The Connection between Personality and Engagement in Change

For those seeking to explore how one’s personality connects with one’s engagement in change, research surrounding Kirton’s Adaption-Innovation (A-I) theory provides significant insight. The KAI (Kirton’s Adaption-Innovation Inventory) is the corresponding measure to A-I theory, measuring one’s problem-solving style; an aspect of one’s personality. Because A-I theory is centred on connecting diversity of thought to problem solving, it uniquely offers prediction to team dynamics and engagement in change. To explain, let’s outline some precepts.

In the process of change, we are moving from a current status of affairs to a desired status of affairs. This movement involves the process of solving a problem, with the implemented solution leading to our desired status. So, change and problem-solving are fundamentally intertwined.

We are each a problem solver, bringing diversity of thought to the table in developing a solution. Our diversity of thought is based on many things, including but not limited to our skills learned, experiences, intelligence, familial background, culture, gender, age, motives, values, beliefs, assumptions, and attitudes. Some aspects of our personality are deeper seated than others, with the more stable personality characteristics being core to our personality. For example, one may be described as a friendlier individual, but this could change given one’s environment and with suspicious company. On the other hand, one may be more conscientious, which many psychologists have agreed to be a core of personality.

Personality, Behaviour, and KAI

Different inventories measure different things, and it is key to know what an inventory is measuring so it may be used correctly. For example, the terms ‘Behaviour’ and ‘Personality’ are often defined differently, and often with disagreement between theorists. With respect to KAI, personality is defined as the stable and predictable characteristics of both individual behaviour and the influences on behaviour. One’s problem-solving style, as measured by the KAI, is a dimension of personality.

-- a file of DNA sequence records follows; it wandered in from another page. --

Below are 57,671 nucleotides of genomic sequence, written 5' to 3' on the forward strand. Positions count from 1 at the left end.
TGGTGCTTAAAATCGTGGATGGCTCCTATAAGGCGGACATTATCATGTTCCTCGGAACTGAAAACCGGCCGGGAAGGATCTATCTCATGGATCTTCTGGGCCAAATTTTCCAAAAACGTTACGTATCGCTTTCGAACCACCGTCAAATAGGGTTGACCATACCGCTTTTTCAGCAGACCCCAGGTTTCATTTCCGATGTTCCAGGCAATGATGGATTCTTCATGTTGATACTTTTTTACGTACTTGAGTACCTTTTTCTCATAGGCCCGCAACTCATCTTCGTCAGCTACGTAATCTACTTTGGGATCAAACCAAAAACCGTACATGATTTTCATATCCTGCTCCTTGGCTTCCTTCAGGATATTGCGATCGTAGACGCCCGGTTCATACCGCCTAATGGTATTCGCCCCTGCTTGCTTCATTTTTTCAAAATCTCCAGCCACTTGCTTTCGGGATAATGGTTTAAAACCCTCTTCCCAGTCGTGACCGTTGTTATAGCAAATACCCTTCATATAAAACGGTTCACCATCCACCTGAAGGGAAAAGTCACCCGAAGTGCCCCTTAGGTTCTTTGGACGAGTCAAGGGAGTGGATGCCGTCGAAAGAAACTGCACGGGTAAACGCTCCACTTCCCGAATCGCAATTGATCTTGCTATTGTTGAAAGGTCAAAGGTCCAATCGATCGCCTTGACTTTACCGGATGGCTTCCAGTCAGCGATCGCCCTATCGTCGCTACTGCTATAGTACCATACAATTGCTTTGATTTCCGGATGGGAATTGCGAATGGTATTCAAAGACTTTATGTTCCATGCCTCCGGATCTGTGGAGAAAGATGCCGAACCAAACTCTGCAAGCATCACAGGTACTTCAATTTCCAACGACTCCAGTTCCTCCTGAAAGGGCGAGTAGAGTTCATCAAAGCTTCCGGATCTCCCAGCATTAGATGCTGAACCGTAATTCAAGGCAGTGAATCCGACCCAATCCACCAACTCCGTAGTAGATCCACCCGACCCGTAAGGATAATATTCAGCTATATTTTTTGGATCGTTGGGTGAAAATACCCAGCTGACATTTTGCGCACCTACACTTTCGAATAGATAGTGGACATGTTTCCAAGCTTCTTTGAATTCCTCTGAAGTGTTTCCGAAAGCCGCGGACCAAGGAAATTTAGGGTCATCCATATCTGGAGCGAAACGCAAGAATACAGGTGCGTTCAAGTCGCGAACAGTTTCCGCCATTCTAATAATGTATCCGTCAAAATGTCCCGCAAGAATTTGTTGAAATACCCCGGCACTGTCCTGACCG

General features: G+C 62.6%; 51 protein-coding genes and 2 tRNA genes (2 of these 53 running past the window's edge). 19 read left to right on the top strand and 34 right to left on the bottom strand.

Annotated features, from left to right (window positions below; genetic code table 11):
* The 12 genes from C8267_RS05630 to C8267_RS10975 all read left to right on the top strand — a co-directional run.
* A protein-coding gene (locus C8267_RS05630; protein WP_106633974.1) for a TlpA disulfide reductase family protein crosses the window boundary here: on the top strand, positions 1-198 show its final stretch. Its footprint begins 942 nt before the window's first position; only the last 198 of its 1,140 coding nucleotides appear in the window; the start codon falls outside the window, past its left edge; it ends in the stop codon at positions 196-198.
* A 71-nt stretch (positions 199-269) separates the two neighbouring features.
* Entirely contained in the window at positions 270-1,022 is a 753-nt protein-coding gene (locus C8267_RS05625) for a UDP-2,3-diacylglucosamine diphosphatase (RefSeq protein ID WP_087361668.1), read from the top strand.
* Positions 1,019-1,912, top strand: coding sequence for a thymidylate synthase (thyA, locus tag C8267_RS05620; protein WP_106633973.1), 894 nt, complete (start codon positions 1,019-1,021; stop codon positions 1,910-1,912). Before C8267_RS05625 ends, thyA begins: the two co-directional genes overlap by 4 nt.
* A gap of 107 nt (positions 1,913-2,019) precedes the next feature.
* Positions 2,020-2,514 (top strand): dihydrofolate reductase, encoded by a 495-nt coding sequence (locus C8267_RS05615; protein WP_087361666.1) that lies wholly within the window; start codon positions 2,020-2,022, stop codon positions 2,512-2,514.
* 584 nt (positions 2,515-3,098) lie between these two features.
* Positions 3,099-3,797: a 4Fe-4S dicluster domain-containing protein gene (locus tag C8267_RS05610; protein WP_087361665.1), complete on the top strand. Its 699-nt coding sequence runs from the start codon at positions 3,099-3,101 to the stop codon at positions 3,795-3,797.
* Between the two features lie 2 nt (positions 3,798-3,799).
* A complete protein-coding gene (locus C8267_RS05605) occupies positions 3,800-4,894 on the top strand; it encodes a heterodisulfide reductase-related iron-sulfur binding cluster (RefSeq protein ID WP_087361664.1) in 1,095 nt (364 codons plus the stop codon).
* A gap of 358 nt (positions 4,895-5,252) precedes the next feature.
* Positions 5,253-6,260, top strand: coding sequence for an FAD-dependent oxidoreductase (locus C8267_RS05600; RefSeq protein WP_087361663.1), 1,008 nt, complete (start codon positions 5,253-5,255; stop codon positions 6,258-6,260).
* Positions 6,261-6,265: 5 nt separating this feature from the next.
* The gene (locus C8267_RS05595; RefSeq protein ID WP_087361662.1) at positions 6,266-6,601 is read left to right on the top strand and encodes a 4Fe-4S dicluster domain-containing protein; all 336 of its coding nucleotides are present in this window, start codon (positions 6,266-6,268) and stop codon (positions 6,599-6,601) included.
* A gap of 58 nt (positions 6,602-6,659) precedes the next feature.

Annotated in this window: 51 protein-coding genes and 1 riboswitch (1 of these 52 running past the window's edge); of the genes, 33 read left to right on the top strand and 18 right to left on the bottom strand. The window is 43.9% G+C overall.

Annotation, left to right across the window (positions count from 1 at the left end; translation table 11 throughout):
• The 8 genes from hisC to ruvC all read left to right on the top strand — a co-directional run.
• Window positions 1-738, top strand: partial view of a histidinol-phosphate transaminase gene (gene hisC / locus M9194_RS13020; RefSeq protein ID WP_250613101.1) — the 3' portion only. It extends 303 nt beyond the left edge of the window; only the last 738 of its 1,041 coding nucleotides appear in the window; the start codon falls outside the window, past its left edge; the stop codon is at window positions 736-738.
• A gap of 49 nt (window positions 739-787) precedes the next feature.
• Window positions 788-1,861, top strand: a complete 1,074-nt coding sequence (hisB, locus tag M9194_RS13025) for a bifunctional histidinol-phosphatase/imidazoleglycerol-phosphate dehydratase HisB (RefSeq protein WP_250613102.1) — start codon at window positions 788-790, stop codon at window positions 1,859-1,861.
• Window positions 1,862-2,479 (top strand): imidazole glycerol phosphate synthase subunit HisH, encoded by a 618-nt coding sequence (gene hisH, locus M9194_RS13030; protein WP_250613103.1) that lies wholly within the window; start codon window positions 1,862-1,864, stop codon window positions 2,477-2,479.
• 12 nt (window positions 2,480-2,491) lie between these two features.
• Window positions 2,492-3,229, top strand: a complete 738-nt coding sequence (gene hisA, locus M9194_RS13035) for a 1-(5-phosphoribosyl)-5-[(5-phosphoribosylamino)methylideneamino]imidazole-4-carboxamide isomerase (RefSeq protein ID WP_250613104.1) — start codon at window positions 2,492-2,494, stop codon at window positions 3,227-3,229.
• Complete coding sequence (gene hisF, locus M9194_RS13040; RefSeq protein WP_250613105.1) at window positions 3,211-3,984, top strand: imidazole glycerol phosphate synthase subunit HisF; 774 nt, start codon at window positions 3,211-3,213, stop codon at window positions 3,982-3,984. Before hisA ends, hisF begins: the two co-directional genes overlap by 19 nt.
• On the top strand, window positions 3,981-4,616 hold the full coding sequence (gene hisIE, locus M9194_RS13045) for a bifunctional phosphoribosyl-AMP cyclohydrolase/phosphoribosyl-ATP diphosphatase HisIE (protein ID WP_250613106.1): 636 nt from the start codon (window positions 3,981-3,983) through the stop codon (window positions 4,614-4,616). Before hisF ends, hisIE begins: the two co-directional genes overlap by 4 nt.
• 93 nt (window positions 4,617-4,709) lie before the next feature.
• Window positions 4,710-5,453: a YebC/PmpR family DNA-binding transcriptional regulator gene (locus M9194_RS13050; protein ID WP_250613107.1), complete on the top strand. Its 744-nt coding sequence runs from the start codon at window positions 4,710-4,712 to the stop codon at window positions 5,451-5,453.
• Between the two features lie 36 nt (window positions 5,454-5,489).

This said, we each have the ability to operate more adaptively or more innovatively than our preferred problem-solving style. This is coping behaviour – a response to solve a problem differently than our preference. Coping behaviour is turned on with self-awareness of needing to solve a problem at a particular degree outside our preferred problem-solving style, and fuelled by motivation to exhibit coping behaviour for a specific duration of time.

An individual can modify their behaviour easily, if for a brief period. But altering one’s personality is almost impossible to do consciously – if personality changes, it is likely a result of a major life changing event over a period of time.

Because KAI is an aspect of one’s personality, we would expect it to correlate with other measures of personality, which it does. For example, studies have shown that the KAI correlates with the MBTI and the NEO Big 5.

Problem-solving style connected to Adaption-Innovation theory

Many personality-based theories and corresponding inventories are supported on the correct reasoning that if I can understand myself better, I can become a better person, a better leader, improve self-esteem and be happier in general. One may also recognize that others don’t have the same personality that I do, and I can learn to appreciate them more.

Kirton’s A-I theory is centred on problem-solving style, with over 45 years of published research indicating it is a deep-seated aspect of personality, with no relationship to intelligence, learned skills, motive, values, belief, culture, situation, experience, ethnicity, or age. Because we are often solving problems together, knowing one’s problem-solving style, and knowing fellow team members’ problem-solving styles, allows one to predict how individuals work together, and develop ideas, while completing the problem-solving process.